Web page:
Ratings were already declining when producers decided to pull the plug, but loud pressure from organizations like PETA probably also had something to do with it. HBO issued a statement shortly after the third and final equine death, promising that its safety standards were higher than "any protocols existing in horse racing anywhere" but that it was canceling the show anyway because it could not guarantee that there wouldn't be additional accidents in the future.

The wacky genre comedy that was totally not ever a wacky genre comedy

Fans of Joss Whedon's space western series Firefly still weep openly when reminded of the early demise of their favorite show in 2002. The show was really more like the mayfly of science fiction — it came crawling up out of the prime-time swamp to be only briefly appreciated before dying a hasty and withering death. Ultimately, its demise was a combination of different unfortunate factors, but from a distance, it almost looked as if network executives were maniacally conspiring to ensure its failure. They marketed it as "wacky genre comedy" (it wasn't), they put it in the infamous "Friday night death slot," and they inexplicably chose to air the episodes out of order, with the pilot appearing last.

While the show's small core group of fans forgave every misstep, the rest of Firefly's viewers were baffled by the inconsistencies and disappointed that the wacky comedy they tuned in to see was actually a dark sci-fi drama with a little bit of humor thrown in. The poor ratings were enough to convince Fox the show was a failure, and according to CNN, it declined to resurrect Firefly even after desperate fans organized a postcard-writing campaign to plead for a stay of execution. All was not in vain, however, and Whedon got the chance to tell more of the story in the 2005 feature film Serenity, which was largely possible because of all that fan enthusiasm.

Because old people don't buy stuff

Millennials buy smartphones; Baby Boomers buy transistor radios. And no one sells transistor radios anymore.

That was the logic, more or less, behind the cancellation of Harry's Law, a smart crime drama starring Kathy Bates as a former patent lawyer-turned criminal defense attorney. According to the LA Times, Harry's Law was NBC's second most-watched drama of the 2011-12 television season, ranking just behind Smash and just above Law & Order: SVU. How could 8.8 million viewers be wrong? Because they were 8.8 million "very old" viewers. Yes, that's right — Harry's Law ended because advertisers didn't think they could sell enough stuff to Grandma.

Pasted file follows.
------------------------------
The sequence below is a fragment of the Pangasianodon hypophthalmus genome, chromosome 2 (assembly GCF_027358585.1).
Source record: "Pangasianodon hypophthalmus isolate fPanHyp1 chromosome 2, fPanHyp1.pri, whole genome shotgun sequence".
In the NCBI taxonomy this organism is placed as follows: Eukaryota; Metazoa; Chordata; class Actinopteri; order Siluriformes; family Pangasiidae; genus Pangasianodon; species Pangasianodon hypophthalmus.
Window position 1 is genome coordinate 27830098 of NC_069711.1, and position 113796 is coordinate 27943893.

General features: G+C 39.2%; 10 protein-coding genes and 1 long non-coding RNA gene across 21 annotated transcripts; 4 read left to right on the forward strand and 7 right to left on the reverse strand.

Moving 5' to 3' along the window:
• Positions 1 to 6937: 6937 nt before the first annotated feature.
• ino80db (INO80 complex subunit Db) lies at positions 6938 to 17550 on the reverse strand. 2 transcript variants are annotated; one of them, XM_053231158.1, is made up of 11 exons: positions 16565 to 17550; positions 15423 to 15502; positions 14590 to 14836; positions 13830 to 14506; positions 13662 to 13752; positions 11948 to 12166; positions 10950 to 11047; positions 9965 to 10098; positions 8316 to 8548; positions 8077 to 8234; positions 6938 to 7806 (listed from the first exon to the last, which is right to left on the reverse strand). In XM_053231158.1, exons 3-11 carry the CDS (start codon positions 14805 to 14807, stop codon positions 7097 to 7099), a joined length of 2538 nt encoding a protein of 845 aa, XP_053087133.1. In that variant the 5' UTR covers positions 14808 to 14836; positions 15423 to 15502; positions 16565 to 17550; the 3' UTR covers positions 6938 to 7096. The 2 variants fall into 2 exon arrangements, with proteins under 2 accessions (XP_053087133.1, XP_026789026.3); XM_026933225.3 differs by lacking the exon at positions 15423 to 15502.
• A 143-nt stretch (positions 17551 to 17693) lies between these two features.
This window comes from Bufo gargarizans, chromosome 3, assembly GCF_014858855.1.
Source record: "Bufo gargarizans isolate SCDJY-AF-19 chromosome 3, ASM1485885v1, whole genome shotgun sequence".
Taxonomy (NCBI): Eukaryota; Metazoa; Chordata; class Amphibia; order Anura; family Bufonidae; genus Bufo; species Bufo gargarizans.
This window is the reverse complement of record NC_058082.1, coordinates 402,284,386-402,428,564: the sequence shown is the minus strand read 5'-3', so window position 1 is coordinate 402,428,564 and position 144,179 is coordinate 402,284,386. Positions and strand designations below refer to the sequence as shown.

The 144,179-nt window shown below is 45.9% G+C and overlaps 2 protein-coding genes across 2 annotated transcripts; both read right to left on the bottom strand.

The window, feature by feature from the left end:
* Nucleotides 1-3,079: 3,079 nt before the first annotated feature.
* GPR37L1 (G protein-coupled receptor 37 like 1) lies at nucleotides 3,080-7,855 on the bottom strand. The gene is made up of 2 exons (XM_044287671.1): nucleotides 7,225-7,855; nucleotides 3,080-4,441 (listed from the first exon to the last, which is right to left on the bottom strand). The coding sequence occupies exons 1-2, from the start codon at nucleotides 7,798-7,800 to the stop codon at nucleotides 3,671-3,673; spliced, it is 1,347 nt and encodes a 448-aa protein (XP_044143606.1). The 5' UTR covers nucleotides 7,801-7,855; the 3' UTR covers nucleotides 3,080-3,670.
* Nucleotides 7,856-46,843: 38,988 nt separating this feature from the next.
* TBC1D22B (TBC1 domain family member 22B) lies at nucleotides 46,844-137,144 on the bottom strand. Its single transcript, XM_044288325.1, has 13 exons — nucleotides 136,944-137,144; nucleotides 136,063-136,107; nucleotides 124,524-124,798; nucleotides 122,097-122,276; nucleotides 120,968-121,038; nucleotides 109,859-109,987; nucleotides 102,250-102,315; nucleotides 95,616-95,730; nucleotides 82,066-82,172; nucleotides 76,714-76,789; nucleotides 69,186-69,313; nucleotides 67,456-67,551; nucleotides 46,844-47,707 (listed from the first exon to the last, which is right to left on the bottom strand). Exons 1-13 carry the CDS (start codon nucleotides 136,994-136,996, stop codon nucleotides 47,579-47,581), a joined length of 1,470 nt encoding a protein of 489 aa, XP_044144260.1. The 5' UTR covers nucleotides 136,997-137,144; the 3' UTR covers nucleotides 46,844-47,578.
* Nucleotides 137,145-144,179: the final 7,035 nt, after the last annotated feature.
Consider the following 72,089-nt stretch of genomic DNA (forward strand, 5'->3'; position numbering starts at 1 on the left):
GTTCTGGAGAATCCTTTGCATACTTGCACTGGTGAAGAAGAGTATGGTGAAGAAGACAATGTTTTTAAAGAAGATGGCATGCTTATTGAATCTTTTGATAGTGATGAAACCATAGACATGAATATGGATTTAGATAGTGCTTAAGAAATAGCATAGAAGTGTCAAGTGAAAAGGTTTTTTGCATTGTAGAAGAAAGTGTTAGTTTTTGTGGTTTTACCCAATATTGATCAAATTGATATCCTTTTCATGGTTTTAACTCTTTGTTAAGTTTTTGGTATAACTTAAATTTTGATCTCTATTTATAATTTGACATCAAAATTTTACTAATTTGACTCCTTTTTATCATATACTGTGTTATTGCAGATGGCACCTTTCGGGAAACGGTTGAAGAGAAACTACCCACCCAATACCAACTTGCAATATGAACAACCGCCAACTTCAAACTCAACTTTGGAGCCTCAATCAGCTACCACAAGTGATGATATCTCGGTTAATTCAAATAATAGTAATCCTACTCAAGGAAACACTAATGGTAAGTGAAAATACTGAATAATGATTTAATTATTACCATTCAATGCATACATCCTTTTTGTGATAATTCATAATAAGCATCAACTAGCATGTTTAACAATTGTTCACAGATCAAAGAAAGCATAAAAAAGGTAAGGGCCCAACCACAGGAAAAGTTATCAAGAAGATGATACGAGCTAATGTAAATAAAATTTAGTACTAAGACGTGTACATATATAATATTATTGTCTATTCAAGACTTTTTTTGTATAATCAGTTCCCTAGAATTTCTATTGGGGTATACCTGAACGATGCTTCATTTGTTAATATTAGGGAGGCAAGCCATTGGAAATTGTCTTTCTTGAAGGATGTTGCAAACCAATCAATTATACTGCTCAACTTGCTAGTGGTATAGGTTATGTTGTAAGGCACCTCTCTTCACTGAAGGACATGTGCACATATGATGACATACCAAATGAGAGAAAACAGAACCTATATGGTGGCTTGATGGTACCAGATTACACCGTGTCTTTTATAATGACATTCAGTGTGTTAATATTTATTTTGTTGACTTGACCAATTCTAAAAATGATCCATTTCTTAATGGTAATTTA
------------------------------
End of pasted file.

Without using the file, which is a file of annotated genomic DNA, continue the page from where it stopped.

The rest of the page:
The show didn't perform well with viewers aged 18-49, a lucrative demographic for advertisers. "We were finding it hard to grow the audience for [Harry's Law]," one NBC network executive told Deadline.com. "Its audience skewed very old, and it's hard to monetize that." Hmm so not even with ads for medical alert systems, Werther's Originals, and Jitterbug phones? Someone at NBC really needed to start thinking outside of the box.

Because smart girls don't buy stupid, overpriced toys. Or something.

Just in case old age isn't an insulting enough reason to cancel a show, how about gender? In a 2013 interview with Kevin Smith, writer Paul Dini accused Cartoon Network of canceling his popular series Tower Prep because it had "too many girls," both on screen and as viewer. Perhaps Cartoon Network executives are actually time-travelers from an era when curly white wigs were totally swag.

Don't misunderstand — it's not that the network wanted Dini to leave out female characters altogether, it just wanted him to make sure that female characters were "one step behind the boys, not as smart as the boys, not as interesting as the boys." So when Dini ignored their advice and penned some compelling backstories for his female characters, the show got the ax.

So why exactly did Cartoon Network want to exclude girls from Tower Prep's audience? Because they didn't think girls would buy the right toys. It all comes down to merchandising, right? It's not like entertainment is supposed to be entertaining on its own.

And it was all a dream ...

You know when you were a kid and you were supposed to write a story for school, but you couldn't be bothered to come up with an ending so you just wrote, "Then she woke up and it was all a dream?" Dallas did that to the whole 1985-86 season. This Season 9 plot twist of the popular prime-time soap opera was so profoundly ridiculous that it could have easily come from the mind of a bored 10-year-old who didn't feel like finishing their homework.

So why exactly did the show's writers decide that a grade-school level plot device was the right way to wrap up Season 9? Because back in Season 8, star Patrick Duffy decided he was too big for Dallas. The writers sent him off with a bang, or rather a flip, killing his character after tumbling over a speeding car. Sadly for everyone with any modicum of respect for the integrity of prime-time soap operas, he later changed his mind (he did tell the Huffington Post that he went back because he was asked to, but feel free to be skeptical). Anyway, the producers came up with a spectacularly clever way to bring him back (that was sarcasm) and just erased the entire 9th season by explaining it away as someone's dream. The show limped ahead for a couple more seasons, but many fans just couldn't stomach the stupidity of the plot twist and the ratings never recovered.

Green Acres is actually not the place to be after all

Network television's preference for certain kinds of viewers is not just limited to toy-buying boys and consumers under the age of 50. Television also follows the moods of the time because that's really the same thing as following the money. Ultimately the green is all that matters — unless you're talking about green things like trees and grass.